Revised excerpt from a longer journal article “Coaching Religious Leaders”

John P. Martinson

Coaching is a one-on-one relationship in which a leader engages a coach to navigate complex leadership challenges, generate longer-range goals and further develop leadership knowledge and skills.  As such coaching is a uniquely personal form of continuing education focused on leadership development.  The coach brings to this relationship a strong commitment to the leader’s agenda along with a thorough understanding of the coaching process and well developed coaching skills.

Coaching is founded on confidence that the person being coached comes with significant knowledge and ability. The goal of coaching, therefore, is not to teach – not to provide new knowledge – but rather to help the religious leader discover new ways to think about and address issues – discover new more effective ways to lead. It is in the dynamic give and take between the coach and the leader that new possibilities emerge.  Beyond current leadership challenges and long range plans, the coaching relationship helps leaders get in touch with dreams, understand more deeply their life choices, and be aware of their core values so they might live more fully in ways that honor those values.

The coaching process begins with developing a clear vision for the future – where the religious leader wants to be in relation to long-term professional goals as well as specific leadership challenges. This is followed by a clear assessment of where the leader is currently in relation to these long-term goals and immediate challenges.  The differences between future goals and current reality define the gap through which the leader wants to move. To move through this gap the leader works with the coach to create a strategy for achieving the desired goals, identify both internal and external barriers to implementing this strategy, determine resources needed to be successful and a way to gain those resources, implement the strategy and measure progress. The process is not linear but cyclical as a discovery at one stage may necessitate moving back to a previous stage of consideration.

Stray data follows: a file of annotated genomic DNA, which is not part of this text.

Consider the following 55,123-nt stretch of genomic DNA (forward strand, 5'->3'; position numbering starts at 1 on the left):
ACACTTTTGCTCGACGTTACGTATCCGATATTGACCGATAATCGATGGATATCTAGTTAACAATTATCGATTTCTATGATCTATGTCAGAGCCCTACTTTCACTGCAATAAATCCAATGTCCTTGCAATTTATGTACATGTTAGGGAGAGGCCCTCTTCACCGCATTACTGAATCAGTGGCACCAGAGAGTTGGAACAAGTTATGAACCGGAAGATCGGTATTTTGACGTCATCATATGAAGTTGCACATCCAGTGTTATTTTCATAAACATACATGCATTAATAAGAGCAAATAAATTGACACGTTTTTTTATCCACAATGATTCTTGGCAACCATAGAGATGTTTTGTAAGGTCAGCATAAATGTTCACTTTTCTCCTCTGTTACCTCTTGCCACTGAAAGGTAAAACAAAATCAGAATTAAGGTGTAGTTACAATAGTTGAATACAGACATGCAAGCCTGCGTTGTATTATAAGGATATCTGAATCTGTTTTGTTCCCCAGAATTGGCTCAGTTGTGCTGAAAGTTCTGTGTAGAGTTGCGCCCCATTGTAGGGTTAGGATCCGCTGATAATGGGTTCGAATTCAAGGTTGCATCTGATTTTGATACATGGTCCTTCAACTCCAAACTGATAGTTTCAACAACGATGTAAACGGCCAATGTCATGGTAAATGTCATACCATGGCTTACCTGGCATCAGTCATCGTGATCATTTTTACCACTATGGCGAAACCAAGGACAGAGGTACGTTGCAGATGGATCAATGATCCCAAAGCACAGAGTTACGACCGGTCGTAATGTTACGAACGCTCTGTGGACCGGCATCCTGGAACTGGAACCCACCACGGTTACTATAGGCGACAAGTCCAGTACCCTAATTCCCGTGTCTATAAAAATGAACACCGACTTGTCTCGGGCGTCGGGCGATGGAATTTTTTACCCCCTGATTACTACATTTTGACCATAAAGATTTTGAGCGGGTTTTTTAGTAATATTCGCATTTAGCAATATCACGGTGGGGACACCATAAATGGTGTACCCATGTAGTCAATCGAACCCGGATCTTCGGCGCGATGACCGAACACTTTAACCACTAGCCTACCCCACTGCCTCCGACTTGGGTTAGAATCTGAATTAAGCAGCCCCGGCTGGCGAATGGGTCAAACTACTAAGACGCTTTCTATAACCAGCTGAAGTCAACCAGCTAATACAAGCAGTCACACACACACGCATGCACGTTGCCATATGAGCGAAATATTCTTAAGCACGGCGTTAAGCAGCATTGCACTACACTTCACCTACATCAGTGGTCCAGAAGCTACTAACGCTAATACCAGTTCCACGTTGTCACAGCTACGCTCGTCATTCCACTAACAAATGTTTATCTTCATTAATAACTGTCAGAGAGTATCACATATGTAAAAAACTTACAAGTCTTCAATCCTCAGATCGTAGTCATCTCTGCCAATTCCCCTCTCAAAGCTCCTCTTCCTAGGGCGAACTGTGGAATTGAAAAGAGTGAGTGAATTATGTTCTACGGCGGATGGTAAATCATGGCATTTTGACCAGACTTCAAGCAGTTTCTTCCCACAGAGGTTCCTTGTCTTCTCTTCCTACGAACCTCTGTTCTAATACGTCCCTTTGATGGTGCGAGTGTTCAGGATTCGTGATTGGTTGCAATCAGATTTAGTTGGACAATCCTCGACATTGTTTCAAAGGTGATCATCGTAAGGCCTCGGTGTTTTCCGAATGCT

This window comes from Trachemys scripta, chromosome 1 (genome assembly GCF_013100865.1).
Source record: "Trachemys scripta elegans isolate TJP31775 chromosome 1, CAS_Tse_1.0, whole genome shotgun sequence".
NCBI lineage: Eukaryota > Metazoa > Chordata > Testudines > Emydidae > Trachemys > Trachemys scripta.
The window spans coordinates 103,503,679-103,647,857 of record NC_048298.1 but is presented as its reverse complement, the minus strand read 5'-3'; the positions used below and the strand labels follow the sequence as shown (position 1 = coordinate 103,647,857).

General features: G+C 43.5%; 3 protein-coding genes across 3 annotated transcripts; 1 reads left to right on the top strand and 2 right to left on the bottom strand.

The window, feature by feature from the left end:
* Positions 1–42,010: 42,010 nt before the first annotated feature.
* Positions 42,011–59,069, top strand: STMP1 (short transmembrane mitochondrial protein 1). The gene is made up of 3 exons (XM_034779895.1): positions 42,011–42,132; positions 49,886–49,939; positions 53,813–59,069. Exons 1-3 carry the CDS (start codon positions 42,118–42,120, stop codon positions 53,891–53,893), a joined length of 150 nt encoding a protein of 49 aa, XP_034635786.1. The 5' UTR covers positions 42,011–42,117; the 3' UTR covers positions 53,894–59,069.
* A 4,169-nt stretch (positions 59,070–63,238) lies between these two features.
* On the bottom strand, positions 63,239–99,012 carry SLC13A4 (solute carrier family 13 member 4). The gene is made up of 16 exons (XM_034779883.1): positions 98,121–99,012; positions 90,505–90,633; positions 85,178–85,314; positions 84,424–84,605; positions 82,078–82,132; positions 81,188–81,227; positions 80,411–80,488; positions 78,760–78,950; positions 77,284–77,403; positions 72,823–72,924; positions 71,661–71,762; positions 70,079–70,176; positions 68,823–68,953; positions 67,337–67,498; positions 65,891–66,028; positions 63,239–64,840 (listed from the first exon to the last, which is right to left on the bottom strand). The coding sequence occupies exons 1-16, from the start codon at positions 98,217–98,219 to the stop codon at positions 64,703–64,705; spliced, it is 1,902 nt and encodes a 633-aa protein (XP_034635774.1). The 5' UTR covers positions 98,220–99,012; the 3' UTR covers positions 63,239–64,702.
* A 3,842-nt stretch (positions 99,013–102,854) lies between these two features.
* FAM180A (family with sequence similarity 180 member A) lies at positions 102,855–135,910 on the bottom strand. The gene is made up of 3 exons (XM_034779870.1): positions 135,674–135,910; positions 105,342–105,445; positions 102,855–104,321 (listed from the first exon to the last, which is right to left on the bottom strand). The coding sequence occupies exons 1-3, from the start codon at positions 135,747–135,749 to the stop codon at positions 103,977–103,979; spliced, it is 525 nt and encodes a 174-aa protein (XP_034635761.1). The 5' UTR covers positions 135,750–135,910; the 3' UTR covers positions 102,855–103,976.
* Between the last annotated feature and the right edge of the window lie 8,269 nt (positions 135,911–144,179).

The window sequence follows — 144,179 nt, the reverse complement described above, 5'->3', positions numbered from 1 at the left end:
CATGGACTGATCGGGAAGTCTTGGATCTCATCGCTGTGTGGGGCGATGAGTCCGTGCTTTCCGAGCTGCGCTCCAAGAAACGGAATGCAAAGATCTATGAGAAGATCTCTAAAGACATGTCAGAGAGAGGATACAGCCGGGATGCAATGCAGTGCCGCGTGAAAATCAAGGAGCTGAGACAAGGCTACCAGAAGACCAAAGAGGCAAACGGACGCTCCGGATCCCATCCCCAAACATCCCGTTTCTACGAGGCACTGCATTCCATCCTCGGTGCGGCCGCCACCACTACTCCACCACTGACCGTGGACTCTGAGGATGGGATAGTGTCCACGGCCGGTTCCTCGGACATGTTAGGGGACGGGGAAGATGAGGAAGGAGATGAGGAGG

The coach assists the religious leader in moving through this gap by listening carefully to everything the leader says and asking open-ended questions that help the leader think of important issues in new ways. Listening and asking are two critical skills of the coaching relationship. A key ingredient to this conversation is genuine curiosity. Not fully knowing the nature of a specific leadership challenge opens the possibility for fresh questions that can lead to new forms of thinking. In addition the coach will encourage, challenge, hold accountable and celebrate the successes of the leader.  To reiterate, the coach is not a teacher in the sense of having superior knowledge and experience to impart to the leader. Rather, the coach is the facilitator of a process that enables the leader to draw more deeply from his or her own wisdom.

Underlying all coaching is the belief that people possess more capability than they are expressing. In the words of John Whitmore, “Coaching is an intervention that has as its underlying and ever-present goal the building of the other’s self-belief, regardless of the task or issue. . . . Coaching is not merely a technique . . . It is a way of treating people, a way of thinking, a way of being.”

As Susan Clark put it, “Especially as I coach executives, the client and I really focus on their values and decide how much they want those values to come to life and what they will do or not do to cause that to happen. … Coaching helps leaders get in touch with the parts of themselves that hold them back from being the truly magnificent human beings they were born to be”. 2

1 Whitmore, John. Coaching for Performance.  p.18
2 Susan Clarke leads the coaching resources for Fairview Health Services.  The quote is from an email she sent following her review of a draft of this article.